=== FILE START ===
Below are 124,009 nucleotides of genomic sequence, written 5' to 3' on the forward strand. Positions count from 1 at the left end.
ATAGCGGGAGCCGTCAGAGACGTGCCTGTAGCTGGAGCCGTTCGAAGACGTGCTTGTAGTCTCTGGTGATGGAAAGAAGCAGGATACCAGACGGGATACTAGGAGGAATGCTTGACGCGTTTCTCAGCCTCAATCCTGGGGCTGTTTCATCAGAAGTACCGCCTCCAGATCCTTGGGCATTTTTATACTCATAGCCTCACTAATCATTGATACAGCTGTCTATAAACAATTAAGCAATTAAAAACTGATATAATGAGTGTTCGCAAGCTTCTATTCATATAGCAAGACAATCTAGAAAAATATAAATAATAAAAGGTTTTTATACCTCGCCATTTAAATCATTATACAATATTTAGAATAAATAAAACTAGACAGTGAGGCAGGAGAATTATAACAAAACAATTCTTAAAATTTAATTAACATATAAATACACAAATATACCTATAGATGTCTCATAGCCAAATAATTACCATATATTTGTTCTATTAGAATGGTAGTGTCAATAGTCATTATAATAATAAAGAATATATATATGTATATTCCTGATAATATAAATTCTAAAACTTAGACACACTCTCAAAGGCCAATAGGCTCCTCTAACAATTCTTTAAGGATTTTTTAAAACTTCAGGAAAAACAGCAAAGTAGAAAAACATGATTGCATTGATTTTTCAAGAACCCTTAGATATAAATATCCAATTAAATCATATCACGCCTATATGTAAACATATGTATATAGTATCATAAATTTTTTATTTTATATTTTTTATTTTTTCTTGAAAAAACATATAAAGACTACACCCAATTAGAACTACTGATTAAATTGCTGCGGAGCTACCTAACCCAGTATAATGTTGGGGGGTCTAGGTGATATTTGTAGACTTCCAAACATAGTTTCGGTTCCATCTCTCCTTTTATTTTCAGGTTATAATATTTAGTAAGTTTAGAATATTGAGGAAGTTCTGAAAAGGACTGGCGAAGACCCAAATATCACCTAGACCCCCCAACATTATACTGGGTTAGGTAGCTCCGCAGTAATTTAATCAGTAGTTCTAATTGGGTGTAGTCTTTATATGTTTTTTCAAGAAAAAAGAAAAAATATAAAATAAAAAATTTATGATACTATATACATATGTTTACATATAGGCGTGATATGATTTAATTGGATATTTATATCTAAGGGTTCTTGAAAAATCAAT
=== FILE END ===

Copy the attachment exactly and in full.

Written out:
Below are 124,009 nucleotides of genomic sequence, written 5' to 3' on the forward strand. Positions count from 1 at the left end.
ATAGCGGGAGCCGTCAGAGACGTGCCTGTAGCTGGAGCCGTTCGAAGACGTGCTTGTAGTCTCTGGTGATGGAAAGAAGCAGGATACCAGACGGGATACTAGGAGGAATGCTTGACGCGTTTCTCAGCCTCAATCCTGGGGCTGTTTCATCAGAAGTACCGCCTCCAGATCCTTGGGCATTTTTATACTCATAGCCTCACTAATCATTGATACAGCTGTCTATAAACAATTAAGCAATTAAAAACTGATATAATGAGTGTTCGCAAGCTTCTATTCATATAGCAAGACAATCTAGAAAAATATAAATAATAAAAGGTTTTTATACCTCGCCATTTAAATCATTATACAATATTTAGAATAAATAAAACTAGACAGTGAGGCAGGAGAATTATAACAAAACAATTCTTAAAATTTAATTAACATATAAATACACAAATATACCTATAGATGTCTCATAGCCAAATAATTACCATATATTTGTTCTATTAGAATGGTAGTGTCAATAGTCATTATAATAATAAAGAATATATATATGTATATTCCTGATAATATAAATTCTAAAACTTAGACACACTCTCAAAGGCCAATAGGCTCCTCTAACAATTCTTTAAGGATTTTTTAAAACTTCAGGAAAAACAGCAAAGTAGAAAAACATGATTGCATTGATTTTTCAAGAACCCTTAGATATAAATATCCAATTAAATCATATCACGCCTATATGTAAACATATGTATATAGTATCATAAATTTTTTATTTTATATTTTTTATTTTTTCTTGAAAAAACATATAAAGACTACACCCAATTAGAACTACTGATTAAATTGCTGCGGAGCTACCTAACCCAGTATAATGTTGGGGGGTCTAGGTGATATTTGTAGACTTCCAAACATAGTTTCGGTTCCATCTCTCCTTTTATTTTCAGGTTATAATATTTAGTAAGTTTAGAATATTGAGGAAGTTCTGAAAAGGACTGGCGAAGACCCAAATATCACCTAGACCCCCCAACATTATACTGGGTTAGGTAGCTCCGCAGTAATTTAATCAGTAGTTCTAATTGGGTGTAGTCTTTATATGTTTTTTCAAGAAAAAAGAAAAAATATAAAATAAAAAATTTATGATACTATATACATATGTTTACATATAGGCGTGATATGATTTAATTGGATATTTATATCTAAGGGTTCTTGAAAAATCAAT